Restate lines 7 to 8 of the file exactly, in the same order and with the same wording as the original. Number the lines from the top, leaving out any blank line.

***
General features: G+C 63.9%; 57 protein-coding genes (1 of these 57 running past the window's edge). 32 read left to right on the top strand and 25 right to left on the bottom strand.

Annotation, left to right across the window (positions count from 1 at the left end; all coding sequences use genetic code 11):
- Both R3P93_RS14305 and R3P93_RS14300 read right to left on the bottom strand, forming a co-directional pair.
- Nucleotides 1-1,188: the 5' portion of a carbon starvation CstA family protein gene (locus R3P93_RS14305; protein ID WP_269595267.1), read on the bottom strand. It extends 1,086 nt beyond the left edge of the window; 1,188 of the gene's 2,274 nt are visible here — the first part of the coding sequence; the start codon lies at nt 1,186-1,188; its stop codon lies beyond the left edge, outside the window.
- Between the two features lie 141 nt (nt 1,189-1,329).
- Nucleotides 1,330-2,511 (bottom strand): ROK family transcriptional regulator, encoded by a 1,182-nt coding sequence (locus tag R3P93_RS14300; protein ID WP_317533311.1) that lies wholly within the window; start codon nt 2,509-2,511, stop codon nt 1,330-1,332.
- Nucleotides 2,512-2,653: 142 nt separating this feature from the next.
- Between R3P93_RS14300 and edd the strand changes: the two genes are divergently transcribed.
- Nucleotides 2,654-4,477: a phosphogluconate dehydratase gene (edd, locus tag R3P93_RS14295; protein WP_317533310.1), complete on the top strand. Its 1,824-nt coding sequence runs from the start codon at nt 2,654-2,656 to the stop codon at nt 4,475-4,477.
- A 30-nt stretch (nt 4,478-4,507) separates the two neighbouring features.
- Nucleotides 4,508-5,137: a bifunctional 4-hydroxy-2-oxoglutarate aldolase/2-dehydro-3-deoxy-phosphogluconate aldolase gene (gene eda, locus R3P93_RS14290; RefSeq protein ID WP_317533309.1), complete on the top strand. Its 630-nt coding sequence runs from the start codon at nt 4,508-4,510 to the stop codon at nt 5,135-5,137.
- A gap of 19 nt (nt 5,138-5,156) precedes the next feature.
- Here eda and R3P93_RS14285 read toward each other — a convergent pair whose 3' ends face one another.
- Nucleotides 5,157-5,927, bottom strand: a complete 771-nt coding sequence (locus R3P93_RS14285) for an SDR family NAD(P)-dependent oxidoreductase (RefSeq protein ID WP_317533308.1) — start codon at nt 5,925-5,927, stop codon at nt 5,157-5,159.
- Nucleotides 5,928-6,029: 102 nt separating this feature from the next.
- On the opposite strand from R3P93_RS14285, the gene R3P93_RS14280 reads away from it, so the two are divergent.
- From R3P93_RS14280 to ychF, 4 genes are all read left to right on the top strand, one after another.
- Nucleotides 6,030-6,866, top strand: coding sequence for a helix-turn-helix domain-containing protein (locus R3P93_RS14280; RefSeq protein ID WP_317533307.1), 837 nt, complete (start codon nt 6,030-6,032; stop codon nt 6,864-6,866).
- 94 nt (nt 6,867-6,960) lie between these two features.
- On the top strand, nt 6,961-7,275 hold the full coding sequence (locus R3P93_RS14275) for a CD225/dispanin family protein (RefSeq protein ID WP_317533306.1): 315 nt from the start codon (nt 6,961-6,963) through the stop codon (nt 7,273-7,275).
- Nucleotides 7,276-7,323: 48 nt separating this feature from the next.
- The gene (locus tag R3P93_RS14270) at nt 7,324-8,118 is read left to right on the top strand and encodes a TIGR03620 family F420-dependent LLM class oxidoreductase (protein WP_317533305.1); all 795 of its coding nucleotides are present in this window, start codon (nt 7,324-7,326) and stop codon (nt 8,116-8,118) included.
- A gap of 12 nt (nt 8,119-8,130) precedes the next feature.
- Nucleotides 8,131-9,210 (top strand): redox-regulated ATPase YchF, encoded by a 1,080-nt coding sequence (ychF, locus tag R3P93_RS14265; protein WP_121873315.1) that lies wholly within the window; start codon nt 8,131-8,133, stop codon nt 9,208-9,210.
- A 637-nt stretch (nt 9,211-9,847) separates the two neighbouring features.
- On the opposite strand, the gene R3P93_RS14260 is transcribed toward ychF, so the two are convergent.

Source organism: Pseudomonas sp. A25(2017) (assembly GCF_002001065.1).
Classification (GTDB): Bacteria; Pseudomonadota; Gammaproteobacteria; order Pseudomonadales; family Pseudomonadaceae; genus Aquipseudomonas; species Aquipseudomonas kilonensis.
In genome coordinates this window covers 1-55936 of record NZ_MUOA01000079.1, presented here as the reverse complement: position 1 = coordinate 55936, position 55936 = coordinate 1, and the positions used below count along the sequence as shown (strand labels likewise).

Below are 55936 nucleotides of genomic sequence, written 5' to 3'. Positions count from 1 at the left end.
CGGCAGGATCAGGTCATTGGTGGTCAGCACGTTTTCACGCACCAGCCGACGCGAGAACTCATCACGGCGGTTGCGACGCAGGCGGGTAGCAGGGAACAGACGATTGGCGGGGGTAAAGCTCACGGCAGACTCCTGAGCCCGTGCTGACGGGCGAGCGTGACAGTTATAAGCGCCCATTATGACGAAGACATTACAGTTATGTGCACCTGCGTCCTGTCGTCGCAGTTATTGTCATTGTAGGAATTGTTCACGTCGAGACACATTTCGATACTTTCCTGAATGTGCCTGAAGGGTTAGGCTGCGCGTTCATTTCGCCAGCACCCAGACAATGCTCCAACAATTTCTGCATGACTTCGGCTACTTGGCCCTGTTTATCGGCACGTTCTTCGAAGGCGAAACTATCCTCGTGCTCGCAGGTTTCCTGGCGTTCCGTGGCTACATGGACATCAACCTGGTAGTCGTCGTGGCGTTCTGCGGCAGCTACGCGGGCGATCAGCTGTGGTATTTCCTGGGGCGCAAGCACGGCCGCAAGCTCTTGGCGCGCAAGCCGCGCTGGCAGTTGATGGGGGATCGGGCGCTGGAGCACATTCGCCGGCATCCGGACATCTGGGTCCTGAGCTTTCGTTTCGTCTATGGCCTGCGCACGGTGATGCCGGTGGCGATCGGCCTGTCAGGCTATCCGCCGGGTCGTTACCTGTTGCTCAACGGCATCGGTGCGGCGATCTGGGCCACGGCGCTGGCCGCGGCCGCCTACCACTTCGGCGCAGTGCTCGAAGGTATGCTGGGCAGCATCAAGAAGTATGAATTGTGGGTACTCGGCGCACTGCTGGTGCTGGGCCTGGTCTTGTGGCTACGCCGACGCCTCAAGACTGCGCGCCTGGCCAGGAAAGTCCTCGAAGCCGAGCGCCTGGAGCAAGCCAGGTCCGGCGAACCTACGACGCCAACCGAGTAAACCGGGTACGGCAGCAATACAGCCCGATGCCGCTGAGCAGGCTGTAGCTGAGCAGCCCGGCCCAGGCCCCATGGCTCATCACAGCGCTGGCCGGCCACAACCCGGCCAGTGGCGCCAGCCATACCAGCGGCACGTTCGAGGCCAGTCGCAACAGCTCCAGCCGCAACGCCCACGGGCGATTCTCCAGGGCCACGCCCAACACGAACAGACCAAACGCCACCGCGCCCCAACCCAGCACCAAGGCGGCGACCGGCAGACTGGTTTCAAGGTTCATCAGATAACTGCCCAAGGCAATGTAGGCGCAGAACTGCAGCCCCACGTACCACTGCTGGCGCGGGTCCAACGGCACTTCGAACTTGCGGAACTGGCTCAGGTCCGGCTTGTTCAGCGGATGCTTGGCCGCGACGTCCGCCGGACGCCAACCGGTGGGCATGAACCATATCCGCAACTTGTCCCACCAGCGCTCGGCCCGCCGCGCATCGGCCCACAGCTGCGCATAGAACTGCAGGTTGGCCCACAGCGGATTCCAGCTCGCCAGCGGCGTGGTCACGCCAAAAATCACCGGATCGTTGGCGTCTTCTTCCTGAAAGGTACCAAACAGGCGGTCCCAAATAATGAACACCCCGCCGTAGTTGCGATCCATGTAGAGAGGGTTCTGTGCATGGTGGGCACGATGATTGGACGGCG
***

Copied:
- Nucleotides 2,512-2,653: 142 nt separating this feature from the next.
- Between R3P93_RS14300 and edd the strand changes: the two genes are divergently transcribed.